Diverse invertebrate species have been used for studies of learning and comparative cognition. Although we have gained invaluable information from this, in this study we argue that our approach to comparative learning research is rather deficient. Generally invertebrate learning research has focused mainly on arthropods, and most of that within the Hymenoptera and Diptera. Any true comparative analysis of the distribution of comparative cognitive abilities across phyla is hampered by this bias, and more fundamentally by a reporting bias toward positive results. To understand the limits of learning and cognition for a species, knowing what animals cannot do is at least as important as reporting what they can. Finally, much more effort needs to be focused on the neurobiological analysis of different types of learning to truly understand the differences and similarities of learning types. In this review, we first give a brief overview of the various forms of learning in invertebrates. We also suggest areas where further study is needed for a more comparative understanding of learning. Finally, using what is known of learning in honeybees and the well-studied honeybee brain, we present a model of how various complex forms of learning may be accounted for with the same neural circuitry required for so-called simple learning types. At the neurobiological level, different learning phenomena are unlikely to be independent, and without considering this it is very difficult to correctly interpret the phylogenetic distribution of learning and cognitive abilities.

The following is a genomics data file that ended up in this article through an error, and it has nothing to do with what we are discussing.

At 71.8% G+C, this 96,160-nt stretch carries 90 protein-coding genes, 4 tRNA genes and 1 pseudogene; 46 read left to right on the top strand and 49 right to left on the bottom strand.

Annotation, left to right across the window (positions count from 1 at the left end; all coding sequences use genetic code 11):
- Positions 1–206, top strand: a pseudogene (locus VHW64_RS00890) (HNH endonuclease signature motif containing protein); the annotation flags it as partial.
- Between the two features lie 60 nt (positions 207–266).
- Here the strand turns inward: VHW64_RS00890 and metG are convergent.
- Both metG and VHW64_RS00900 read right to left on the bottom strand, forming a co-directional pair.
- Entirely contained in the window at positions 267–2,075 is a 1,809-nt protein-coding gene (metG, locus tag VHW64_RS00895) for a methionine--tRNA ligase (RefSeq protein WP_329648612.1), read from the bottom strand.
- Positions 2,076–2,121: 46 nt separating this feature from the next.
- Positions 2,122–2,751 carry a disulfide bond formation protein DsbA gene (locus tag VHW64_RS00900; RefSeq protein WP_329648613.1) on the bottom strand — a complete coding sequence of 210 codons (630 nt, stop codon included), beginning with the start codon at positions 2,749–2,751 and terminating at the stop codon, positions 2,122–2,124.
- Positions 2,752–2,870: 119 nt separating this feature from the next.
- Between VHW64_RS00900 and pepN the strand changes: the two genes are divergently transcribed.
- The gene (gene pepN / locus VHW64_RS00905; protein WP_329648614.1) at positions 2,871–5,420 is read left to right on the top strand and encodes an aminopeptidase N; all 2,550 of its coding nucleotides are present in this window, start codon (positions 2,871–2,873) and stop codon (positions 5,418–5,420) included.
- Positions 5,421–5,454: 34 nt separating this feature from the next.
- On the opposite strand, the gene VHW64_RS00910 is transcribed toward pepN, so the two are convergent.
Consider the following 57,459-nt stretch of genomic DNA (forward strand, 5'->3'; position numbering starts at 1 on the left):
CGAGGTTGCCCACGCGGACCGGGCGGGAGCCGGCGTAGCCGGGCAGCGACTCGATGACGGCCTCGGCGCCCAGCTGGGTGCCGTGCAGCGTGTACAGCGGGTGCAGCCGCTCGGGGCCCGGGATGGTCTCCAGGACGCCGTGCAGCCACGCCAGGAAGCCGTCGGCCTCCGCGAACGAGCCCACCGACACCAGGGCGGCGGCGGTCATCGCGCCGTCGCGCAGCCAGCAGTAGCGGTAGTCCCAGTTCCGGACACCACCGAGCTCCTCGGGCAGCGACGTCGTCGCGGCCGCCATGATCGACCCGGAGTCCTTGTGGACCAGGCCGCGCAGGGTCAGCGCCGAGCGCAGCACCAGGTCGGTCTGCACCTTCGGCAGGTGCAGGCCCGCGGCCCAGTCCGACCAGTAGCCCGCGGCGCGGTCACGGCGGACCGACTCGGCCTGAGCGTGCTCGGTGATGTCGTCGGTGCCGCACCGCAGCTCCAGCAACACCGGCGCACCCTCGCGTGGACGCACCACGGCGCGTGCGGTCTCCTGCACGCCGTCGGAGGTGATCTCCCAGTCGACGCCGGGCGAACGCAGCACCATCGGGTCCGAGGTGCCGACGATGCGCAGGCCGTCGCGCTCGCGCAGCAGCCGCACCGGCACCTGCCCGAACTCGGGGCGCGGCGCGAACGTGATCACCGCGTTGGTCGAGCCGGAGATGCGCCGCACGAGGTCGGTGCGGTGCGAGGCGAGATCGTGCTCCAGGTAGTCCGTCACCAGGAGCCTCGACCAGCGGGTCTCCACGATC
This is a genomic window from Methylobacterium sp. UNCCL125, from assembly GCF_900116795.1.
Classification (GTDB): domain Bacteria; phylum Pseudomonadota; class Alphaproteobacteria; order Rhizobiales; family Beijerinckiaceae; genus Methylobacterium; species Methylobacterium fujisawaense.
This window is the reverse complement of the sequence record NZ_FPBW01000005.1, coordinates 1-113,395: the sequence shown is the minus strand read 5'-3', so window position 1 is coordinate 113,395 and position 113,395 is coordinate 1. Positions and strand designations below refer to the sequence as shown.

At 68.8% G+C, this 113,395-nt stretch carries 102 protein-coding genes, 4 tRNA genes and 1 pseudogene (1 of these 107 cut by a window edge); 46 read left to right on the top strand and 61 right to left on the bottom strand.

|Number of pages||22|
|Journal||Wiley Interdisciplinary Reviews: Cognitive Science|
|Publication status||Published - Sept 2013|